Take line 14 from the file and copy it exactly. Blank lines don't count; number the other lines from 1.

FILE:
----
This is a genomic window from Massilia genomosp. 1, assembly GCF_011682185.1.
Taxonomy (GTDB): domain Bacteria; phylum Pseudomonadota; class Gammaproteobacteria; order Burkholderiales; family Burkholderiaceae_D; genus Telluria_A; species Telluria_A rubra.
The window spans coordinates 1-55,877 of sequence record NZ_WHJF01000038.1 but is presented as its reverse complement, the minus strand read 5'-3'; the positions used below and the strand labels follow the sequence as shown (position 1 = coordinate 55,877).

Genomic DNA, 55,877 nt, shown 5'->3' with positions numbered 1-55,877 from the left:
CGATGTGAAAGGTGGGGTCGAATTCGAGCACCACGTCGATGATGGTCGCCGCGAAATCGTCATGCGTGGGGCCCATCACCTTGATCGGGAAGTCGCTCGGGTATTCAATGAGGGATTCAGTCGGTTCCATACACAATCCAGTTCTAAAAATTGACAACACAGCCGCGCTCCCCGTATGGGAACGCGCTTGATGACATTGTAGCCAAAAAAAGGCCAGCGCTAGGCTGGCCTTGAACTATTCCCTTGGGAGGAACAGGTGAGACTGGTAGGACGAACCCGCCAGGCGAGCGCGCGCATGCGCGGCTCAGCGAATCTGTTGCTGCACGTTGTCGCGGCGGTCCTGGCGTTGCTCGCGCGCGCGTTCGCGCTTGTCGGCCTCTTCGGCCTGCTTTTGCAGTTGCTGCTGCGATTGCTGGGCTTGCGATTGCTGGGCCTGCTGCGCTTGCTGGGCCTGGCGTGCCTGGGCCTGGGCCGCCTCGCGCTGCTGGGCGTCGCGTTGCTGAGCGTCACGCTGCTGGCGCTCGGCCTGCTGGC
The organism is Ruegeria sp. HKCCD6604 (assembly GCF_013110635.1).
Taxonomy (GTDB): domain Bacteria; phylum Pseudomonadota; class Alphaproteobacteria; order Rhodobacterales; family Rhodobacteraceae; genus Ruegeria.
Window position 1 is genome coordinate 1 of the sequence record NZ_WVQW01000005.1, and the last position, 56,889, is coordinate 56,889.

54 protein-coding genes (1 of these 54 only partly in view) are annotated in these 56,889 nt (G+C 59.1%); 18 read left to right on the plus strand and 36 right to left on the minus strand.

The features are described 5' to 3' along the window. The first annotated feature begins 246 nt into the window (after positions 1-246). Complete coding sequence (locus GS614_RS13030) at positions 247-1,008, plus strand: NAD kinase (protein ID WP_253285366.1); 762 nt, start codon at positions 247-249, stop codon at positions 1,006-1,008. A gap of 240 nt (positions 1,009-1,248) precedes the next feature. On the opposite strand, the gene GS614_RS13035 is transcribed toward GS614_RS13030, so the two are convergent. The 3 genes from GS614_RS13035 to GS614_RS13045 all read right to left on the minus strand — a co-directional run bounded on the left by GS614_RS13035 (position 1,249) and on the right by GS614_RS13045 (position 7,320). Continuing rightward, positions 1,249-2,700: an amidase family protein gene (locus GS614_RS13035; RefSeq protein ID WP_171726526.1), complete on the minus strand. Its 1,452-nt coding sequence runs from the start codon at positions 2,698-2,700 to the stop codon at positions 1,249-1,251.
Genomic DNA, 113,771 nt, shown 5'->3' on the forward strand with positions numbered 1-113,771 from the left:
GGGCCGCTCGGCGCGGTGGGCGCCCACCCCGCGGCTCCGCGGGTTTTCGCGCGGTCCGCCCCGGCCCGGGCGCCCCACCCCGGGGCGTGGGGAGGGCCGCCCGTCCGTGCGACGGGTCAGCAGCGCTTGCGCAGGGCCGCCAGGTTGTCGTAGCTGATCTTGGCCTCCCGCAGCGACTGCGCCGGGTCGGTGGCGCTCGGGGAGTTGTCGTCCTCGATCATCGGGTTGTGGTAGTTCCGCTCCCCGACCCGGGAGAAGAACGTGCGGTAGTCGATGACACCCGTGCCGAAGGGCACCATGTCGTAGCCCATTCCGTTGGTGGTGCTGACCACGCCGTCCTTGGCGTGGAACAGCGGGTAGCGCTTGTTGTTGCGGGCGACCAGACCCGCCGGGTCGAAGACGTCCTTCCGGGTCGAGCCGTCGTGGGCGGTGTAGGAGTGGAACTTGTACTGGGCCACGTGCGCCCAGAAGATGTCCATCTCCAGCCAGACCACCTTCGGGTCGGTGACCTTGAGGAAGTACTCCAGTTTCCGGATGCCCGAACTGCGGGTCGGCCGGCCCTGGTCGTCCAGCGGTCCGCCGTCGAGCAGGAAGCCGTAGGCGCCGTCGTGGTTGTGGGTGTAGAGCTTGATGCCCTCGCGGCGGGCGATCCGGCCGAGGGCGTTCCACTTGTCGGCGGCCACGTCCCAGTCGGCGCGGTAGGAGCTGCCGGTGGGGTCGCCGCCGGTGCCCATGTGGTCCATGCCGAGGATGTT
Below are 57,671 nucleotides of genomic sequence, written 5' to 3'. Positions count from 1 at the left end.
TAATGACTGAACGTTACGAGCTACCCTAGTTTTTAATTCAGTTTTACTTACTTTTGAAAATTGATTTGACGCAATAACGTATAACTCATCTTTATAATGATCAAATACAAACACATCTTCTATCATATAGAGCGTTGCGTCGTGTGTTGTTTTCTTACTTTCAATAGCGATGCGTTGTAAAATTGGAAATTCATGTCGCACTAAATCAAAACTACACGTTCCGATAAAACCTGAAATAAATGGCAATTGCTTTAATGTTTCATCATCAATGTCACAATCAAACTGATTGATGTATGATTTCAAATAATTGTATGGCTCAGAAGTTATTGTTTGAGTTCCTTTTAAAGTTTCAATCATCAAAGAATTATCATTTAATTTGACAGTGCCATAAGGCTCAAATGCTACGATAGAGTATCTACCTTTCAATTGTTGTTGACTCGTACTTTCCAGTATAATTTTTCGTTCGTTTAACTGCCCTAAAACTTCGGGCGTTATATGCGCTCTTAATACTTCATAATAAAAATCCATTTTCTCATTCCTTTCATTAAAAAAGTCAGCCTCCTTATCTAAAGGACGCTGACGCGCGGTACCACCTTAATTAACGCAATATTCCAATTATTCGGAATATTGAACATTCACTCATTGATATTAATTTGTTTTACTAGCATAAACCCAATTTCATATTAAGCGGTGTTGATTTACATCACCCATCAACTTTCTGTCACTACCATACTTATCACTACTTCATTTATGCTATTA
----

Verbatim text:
TAATGACTGAACGTTACGAGCTACCCTAGTTTTTAATTCAGTTTTACTTACTTTTGAAAATTGATTTGACGCAATAACGTATAACTCATCTTTATAATGATCAAATACAAACACATCTTCTATCATATAGAGCGTTGCGTCGTGTGTTGTTTTCTTACTTTCAATAGCGATGCGTTGTAAAATTGGAAATTCATGTCGCACTAAATCAAAACTACACGTTCCGATAAAACCTGAAATAAATGGCAATTGCTTTAATGTTTCATCATCAATGTCACAATCAAACTGATTGATGTATGATTTCAAATAATTGTATGGCTCAGAAGTTATTGTTTGAGTTCCTTTTAAAGTTTCAATCATCAAAGAATTATCATTTAATTTGACAGTGCCATAAGGCTCAAATGCTACGATAGAGTATCTACCTTTCAATTGTTGTTGACTCGTACTTTCCAGTATAATTTTTCGTTCGTTTAACTGCCCTAAAACTTCGGGCGTTATATGCGCTCTTAATACTTCATAATAAAAATCCATTTTCTCATTCCTTTCATTAAAAAAGTCAGCCTCCTTATCTAAAGGACGCTGACGCGCGGTACCACCTTAATTAACGCAATATTCCAATTATTCGGAATATTGAACATTCACTCATTGATATTAATTTGTTTTACTAGCATAAACCCAATTTCATATTAAGCGGTGTTGATTTACATCACCCATCAACTTTCTGTCACTACCATACTTATCACTACTTCATTTATGCTATTA